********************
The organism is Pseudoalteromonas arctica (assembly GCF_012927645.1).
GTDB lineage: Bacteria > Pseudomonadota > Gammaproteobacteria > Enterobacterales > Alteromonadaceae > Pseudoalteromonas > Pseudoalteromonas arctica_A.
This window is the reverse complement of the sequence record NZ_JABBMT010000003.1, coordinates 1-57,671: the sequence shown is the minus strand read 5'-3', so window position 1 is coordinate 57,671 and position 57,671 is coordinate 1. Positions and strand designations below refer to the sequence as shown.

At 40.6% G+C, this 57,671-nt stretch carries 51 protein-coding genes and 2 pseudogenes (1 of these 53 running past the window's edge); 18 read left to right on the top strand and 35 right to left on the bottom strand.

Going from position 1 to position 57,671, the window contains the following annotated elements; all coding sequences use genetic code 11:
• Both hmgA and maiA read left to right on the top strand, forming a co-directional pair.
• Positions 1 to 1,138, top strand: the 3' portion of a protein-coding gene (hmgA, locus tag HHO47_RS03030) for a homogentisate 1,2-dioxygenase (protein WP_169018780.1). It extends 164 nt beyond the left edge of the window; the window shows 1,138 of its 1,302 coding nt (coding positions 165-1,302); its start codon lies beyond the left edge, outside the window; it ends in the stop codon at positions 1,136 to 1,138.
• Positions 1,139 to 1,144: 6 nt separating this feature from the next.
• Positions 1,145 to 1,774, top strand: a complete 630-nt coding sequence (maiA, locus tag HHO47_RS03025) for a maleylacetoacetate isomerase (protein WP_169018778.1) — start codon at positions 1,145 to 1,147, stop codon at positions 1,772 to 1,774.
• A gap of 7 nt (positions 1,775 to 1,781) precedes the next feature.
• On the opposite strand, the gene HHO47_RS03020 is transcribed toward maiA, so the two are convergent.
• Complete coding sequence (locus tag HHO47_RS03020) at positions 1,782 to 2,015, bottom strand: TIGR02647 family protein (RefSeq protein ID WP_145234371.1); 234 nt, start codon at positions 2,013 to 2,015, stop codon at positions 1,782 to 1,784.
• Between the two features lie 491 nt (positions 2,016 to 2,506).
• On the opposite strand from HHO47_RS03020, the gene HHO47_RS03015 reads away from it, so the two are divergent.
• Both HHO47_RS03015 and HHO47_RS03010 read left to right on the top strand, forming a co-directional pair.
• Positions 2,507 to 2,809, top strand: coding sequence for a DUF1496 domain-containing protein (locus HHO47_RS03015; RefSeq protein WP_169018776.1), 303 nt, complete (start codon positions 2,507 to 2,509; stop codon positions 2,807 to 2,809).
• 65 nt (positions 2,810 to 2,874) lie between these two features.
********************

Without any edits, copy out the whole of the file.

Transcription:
The organism is Pseudoalteromonas arctica (assembly GCF_012927645.1).
GTDB lineage: Bacteria > Pseudomonadota > Gammaproteobacteria > Enterobacterales > Alteromonadaceae > Pseudoalteromonas > Pseudoalteromonas arctica_A.
This window is the reverse complement of the sequence record NZ_JABBMT010000003.1, coordinates 1-57,671: the sequence shown is the minus strand read 5'-3', so window position 1 is coordinate 57,671 and position 57,671 is coordinate 1. Positions and strand designations below refer to the sequence as shown.

At 40.6% G+C, this 57,671-nt stretch carries 51 protein-coding genes and 2 pseudogenes (1 of these 53 running past the window's edge); 18 read left to right on the top strand and 35 right to left on the bottom strand.

Going from position 1 to position 57,671, the window contains the following annotated elements; all coding sequences use genetic code 11:
• Both hmgA and maiA read left to right on the top strand, forming a co-directional pair.
• Positions 1 to 1,138, top strand: the 3' portion of a protein-coding gene (hmgA, locus tag HHO47_RS03030) for a homogentisate 1,2-dioxygenase (protein WP_169018780.1). It extends 164 nt beyond the left edge of the window; the window shows 1,138 of its 1,302 coding nt (coding positions 165-1,302); its start codon lies beyond the left edge, outside the window; it ends in the stop codon at positions 1,136 to 1,138.
• Positions 1,139 to 1,144: 6 nt separating this feature from the next.
• Positions 1,145 to 1,774, top strand: a complete 630-nt coding sequence (maiA, locus tag HHO47_RS03025) for a maleylacetoacetate isomerase (protein WP_169018778.1) — start codon at positions 1,145 to 1,147, stop codon at positions 1,772 to 1,774.
• A gap of 7 nt (positions 1,775 to 1,781) precedes the next feature.
• On the opposite strand, the gene HHO47_RS03020 is transcribed toward maiA, so the two are convergent.
• Complete coding sequence (locus tag HHO47_RS03020) at positions 1,782 to 2,015, bottom strand: TIGR02647 family protein (RefSeq protein ID WP_145234371.1); 234 nt, start codon at positions 2,013 to 2,015, stop codon at positions 1,782 to 1,784.
• Between the two features lie 491 nt (positions 2,016 to 2,506).
• On the opposite strand from HHO47_RS03020, the gene HHO47_RS03015 reads away from it, so the two are divergent.
• Both HHO47_RS03015 and HHO47_RS03010 read left to right on the top strand, forming a co-directional pair.
• Positions 2,507 to 2,809, top strand: coding sequence for a DUF1496 domain-containing protein (locus HHO47_RS03015; RefSeq protein WP_169018776.1), 303 nt, complete (start codon positions 2,507 to 2,509; stop codon positions 2,807 to 2,809).
• 65 nt (positions 2,810 to 2,874) lie between these two features.